By James Gill
In Nordmarka, Norway, 30km outside of Oslo, a thousand trees have been planted for a very special purpose: the library of the future. In 2115 they will be used to make paper for a collection of books.
The Framstidsbiblioteket, or Future Library, is a 100-year project launched by Scottish artist Katie Paterson. In every year from 2014 until 2114, a notable writer will give one piece of writing, destined to remain unread until after the project has concluded. The purpose is to give readers of the future a fresh anthology of works by some of the century’s greatest writers.
Starting the Future Library off in 2014 was Margeret Atwood, five-time nominee for the Man Booker Prize, who gave a work entitled ’Scribbler Moon’. She said of the project: “Future Library is bound to attract a lot of attention over the decades, as people follow the progress of the trees, note what takes up residence in and around them, and try to guess what the writers have put into their sealed boxes.”
The second contributor, for the year 2015, was David Mitchell, who contributed a piece called ‘From Me Flows What You Call Time’. Mitchell said “Civilisation, according to one of those handy Chinese proverbs, is the basking in the shade of trees planted a hundred years ago, trees which the gardener knew would outlive him or her, but which he or she planted anyway for the pleasure of people not yet born. I accepted the Future Library’s invitation to participate because I would like to plant such a tree. The project is a vote of confidence that, despite the catastrophist shadows under which we live, the future will still be a brightish place willing and able to complete an artistic endeavour begun by long-dead people a century ago. Imagine if the Future Library had been conceived in 1914, and a hundred authors from all over the world had written a hundred volumes between 1915 and today, unseen until now – what a human highway through time to be a part of. Contributing and belonging to a narrative arc longer than your own lifespan is good for your soul.”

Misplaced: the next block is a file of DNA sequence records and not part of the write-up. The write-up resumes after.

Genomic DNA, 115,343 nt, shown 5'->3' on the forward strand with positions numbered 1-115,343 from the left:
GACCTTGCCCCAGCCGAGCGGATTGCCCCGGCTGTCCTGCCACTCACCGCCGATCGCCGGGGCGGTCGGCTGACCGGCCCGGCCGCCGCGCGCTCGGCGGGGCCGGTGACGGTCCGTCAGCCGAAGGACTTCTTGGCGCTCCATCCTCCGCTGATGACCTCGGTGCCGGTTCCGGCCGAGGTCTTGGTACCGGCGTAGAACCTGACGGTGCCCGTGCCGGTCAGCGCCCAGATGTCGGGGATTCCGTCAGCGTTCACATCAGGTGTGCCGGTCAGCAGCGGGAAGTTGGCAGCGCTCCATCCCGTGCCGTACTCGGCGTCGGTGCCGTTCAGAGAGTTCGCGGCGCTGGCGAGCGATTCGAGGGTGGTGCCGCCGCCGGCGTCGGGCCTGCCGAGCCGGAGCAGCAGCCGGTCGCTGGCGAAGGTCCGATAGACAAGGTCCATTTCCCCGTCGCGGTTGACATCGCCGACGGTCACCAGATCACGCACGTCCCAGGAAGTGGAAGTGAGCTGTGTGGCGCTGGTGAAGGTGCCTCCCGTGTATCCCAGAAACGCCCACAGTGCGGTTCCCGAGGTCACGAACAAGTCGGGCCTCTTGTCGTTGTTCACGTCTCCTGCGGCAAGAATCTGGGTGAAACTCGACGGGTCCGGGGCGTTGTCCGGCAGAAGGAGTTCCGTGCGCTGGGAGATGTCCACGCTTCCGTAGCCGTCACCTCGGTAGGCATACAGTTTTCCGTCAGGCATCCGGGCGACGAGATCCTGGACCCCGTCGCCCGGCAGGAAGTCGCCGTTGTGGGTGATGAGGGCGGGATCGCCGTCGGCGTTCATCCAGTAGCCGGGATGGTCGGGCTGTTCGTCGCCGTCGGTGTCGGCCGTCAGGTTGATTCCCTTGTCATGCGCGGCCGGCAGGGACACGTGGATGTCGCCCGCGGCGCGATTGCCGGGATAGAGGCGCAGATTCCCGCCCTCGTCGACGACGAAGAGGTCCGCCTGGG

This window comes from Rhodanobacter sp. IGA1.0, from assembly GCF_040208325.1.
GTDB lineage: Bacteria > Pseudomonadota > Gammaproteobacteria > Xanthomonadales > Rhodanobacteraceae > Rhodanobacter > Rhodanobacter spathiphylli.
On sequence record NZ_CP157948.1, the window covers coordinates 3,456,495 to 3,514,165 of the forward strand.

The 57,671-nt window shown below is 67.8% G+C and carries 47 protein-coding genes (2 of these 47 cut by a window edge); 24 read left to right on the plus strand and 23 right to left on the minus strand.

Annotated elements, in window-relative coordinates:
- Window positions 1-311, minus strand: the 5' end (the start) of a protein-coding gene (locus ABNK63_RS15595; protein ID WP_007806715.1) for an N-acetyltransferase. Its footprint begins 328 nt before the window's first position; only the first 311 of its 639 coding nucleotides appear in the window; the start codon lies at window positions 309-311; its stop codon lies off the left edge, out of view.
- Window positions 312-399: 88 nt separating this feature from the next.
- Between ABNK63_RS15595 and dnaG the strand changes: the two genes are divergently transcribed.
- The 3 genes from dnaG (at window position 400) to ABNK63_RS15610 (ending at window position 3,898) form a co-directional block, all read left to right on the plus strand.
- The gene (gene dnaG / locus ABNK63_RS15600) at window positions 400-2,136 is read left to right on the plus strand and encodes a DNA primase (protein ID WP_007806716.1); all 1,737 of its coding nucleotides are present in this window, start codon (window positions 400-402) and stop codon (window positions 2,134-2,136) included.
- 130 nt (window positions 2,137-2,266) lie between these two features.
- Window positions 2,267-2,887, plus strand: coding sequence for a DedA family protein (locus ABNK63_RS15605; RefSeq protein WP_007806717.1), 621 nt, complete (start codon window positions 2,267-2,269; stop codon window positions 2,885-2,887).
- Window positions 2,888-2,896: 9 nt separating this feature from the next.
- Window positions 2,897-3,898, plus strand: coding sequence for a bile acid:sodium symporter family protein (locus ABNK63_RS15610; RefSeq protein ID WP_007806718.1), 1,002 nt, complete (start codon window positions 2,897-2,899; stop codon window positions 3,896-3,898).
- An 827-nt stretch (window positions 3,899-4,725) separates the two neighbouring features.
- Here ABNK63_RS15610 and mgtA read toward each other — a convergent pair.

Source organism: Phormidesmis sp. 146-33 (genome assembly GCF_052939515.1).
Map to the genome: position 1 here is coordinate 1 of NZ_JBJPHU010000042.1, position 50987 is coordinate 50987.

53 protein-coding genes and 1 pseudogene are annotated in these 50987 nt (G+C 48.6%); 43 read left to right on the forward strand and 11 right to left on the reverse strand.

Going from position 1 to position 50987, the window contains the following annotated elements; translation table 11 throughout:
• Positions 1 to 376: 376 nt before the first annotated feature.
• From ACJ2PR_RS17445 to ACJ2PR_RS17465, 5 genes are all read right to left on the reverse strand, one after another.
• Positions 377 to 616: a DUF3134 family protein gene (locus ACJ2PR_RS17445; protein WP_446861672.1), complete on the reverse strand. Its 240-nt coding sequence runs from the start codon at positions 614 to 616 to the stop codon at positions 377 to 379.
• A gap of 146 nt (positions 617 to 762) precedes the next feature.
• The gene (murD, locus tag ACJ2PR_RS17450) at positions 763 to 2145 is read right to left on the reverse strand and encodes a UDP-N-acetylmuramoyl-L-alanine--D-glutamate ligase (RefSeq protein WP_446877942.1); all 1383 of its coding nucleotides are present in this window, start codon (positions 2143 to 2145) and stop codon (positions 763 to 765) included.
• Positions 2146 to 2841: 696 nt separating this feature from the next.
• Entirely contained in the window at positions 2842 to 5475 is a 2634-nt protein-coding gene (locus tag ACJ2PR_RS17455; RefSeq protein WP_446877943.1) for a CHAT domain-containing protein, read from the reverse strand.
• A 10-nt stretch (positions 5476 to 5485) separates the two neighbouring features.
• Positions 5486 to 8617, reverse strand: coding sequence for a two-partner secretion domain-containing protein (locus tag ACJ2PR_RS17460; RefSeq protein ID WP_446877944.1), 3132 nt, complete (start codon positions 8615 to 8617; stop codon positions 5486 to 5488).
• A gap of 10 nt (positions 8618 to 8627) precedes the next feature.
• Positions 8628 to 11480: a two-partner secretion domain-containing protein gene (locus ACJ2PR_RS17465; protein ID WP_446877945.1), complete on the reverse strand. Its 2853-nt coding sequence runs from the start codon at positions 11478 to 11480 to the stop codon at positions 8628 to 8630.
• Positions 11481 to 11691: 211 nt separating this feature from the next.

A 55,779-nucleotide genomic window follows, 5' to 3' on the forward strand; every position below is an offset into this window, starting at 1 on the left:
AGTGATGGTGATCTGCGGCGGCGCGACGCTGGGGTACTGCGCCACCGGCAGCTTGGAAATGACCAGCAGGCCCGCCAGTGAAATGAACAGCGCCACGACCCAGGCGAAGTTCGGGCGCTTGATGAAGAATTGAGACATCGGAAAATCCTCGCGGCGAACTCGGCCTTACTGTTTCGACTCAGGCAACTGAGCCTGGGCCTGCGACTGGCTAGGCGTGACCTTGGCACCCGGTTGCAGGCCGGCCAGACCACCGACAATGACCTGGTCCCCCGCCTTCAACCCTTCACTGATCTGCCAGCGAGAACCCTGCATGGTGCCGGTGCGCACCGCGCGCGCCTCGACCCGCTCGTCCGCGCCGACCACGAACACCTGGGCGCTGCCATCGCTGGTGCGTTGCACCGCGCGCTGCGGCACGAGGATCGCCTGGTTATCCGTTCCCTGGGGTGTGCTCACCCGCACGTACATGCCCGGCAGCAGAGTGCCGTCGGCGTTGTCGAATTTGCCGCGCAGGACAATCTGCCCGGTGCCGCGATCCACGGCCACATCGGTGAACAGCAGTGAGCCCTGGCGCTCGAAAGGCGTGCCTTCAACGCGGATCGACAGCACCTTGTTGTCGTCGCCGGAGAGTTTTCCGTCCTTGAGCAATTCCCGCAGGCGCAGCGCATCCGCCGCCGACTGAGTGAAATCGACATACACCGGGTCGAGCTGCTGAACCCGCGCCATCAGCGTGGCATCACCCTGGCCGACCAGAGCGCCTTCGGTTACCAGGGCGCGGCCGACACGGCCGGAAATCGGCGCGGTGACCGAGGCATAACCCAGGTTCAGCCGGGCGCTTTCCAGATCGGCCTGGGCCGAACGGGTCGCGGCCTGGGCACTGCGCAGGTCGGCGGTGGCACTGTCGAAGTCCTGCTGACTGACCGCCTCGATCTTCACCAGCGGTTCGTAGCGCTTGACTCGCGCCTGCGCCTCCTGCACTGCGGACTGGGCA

In 2016, Icelandic artist Sjón’s piece was ‘As My Brow Brushes On The Tunics Of Angels or The Drop Tower, the Roller Coaster, the Whirling Cups and other Instruments of Worship from the Post-Industrial Age’. Patterson, who came up with the Future Library concept said of Sjón: “Sjón creates a world of metamorphosis: his poetic works weave together history and myth, folklore, ancient storytelling, the surreal and the magical, through the language of past and contemporary Icelandic.”
His writing is dynamic and melodic, and like Future Library interlaces the human and natural world through stretches of time. In addition to writing poems, novels, plays, librettos, lyrics, and children’s books, Sjón often collaborates with other artists and musicians, so I am very excited about the possibilities his contribution will bring to this hidden library growing through the trees.”
The most recent addition to the project is Elif Shafak. Patterson spoke about Shafak saying “her work dissolves boundaries: cultural, geographic, political, ideological, religious and spiritual, and embraces a plurality of voices. Her storytelling is magical and profound, creating connectivity between people and places: a signal of hope at a particularly divided moment in time.”
The works will be kept in a purpose-built room in the New Deichmanske Public Library that will be opening in Bjørvika, Oslo. The room, designed by Patterson, will utilise wood from the forest and will try to emulate the tranquility. There will be a list of the name’s and titles of the works included in the project, however, none will be revealed until 2114.
You can watch a short video about the project, featuring Margaret Atwood, below:
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